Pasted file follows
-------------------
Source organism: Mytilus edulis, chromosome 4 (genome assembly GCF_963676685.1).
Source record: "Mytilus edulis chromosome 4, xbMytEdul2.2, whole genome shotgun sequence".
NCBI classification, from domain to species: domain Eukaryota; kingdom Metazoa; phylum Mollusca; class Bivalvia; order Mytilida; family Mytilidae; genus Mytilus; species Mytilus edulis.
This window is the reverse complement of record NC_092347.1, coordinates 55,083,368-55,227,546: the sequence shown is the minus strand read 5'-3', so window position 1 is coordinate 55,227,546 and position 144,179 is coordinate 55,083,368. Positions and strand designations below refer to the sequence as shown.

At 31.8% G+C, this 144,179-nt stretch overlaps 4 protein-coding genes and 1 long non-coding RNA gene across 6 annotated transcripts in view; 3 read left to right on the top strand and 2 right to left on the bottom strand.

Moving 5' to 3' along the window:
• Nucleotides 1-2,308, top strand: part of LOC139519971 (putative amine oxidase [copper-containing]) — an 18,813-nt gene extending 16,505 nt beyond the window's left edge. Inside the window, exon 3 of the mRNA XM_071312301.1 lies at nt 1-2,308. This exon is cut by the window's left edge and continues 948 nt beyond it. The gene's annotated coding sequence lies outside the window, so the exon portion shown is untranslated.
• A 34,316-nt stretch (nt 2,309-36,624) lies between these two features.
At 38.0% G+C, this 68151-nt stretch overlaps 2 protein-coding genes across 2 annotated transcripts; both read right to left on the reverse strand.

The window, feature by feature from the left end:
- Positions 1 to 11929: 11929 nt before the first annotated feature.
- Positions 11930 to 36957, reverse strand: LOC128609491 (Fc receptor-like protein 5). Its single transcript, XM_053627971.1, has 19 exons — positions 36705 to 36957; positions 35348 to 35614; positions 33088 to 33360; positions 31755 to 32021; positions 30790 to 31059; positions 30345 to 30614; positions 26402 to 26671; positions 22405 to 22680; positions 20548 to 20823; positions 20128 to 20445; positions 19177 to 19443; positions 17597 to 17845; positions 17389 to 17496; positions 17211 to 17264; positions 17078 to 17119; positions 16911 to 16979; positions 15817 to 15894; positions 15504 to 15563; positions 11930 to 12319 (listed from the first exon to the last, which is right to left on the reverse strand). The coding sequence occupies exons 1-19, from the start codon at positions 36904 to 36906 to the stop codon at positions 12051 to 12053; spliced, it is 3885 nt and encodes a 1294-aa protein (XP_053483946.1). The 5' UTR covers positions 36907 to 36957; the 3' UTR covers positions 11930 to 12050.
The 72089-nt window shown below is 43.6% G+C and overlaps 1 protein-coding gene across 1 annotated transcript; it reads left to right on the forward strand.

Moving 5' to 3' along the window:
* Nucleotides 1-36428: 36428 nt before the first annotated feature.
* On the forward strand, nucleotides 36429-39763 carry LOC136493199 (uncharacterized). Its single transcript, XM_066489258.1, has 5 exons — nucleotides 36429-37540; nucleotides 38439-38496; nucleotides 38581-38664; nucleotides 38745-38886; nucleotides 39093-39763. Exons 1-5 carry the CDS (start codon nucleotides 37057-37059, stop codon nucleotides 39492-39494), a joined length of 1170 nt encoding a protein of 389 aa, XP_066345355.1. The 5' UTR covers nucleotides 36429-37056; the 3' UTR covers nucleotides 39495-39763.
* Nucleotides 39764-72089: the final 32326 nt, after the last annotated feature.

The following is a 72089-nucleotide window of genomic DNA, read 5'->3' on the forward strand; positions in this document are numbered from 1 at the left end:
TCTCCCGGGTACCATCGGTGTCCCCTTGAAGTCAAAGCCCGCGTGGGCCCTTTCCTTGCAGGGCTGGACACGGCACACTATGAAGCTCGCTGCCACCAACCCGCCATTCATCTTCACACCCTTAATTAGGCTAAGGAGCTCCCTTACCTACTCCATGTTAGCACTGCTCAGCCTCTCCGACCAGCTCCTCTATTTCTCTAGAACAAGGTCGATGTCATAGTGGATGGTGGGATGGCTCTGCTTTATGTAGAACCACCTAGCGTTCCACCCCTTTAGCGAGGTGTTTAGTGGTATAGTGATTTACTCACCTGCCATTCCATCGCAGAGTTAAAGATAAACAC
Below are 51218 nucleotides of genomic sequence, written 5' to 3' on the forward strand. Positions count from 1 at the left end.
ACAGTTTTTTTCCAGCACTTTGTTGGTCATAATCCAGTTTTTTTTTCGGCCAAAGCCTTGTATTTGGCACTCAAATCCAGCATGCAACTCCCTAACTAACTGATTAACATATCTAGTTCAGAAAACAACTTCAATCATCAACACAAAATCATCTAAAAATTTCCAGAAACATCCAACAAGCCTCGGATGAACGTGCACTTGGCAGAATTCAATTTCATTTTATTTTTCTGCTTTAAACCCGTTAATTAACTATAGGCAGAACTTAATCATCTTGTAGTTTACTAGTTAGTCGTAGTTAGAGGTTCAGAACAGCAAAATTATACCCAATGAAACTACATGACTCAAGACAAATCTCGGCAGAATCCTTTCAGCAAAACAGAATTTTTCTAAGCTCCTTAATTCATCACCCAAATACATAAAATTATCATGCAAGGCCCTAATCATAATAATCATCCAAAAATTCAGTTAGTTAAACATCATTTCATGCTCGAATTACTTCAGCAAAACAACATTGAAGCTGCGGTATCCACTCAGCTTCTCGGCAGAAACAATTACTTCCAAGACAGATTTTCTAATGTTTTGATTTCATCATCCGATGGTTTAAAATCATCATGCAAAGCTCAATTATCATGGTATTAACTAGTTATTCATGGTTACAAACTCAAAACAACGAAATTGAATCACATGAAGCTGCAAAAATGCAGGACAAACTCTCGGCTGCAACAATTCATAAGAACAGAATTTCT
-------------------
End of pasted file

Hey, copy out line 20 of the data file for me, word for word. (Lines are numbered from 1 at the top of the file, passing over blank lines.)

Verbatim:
Below are 51218 nucleotides of genomic sequence, written 5' to 3' on the forward strand. Positions count from 1 at the left end.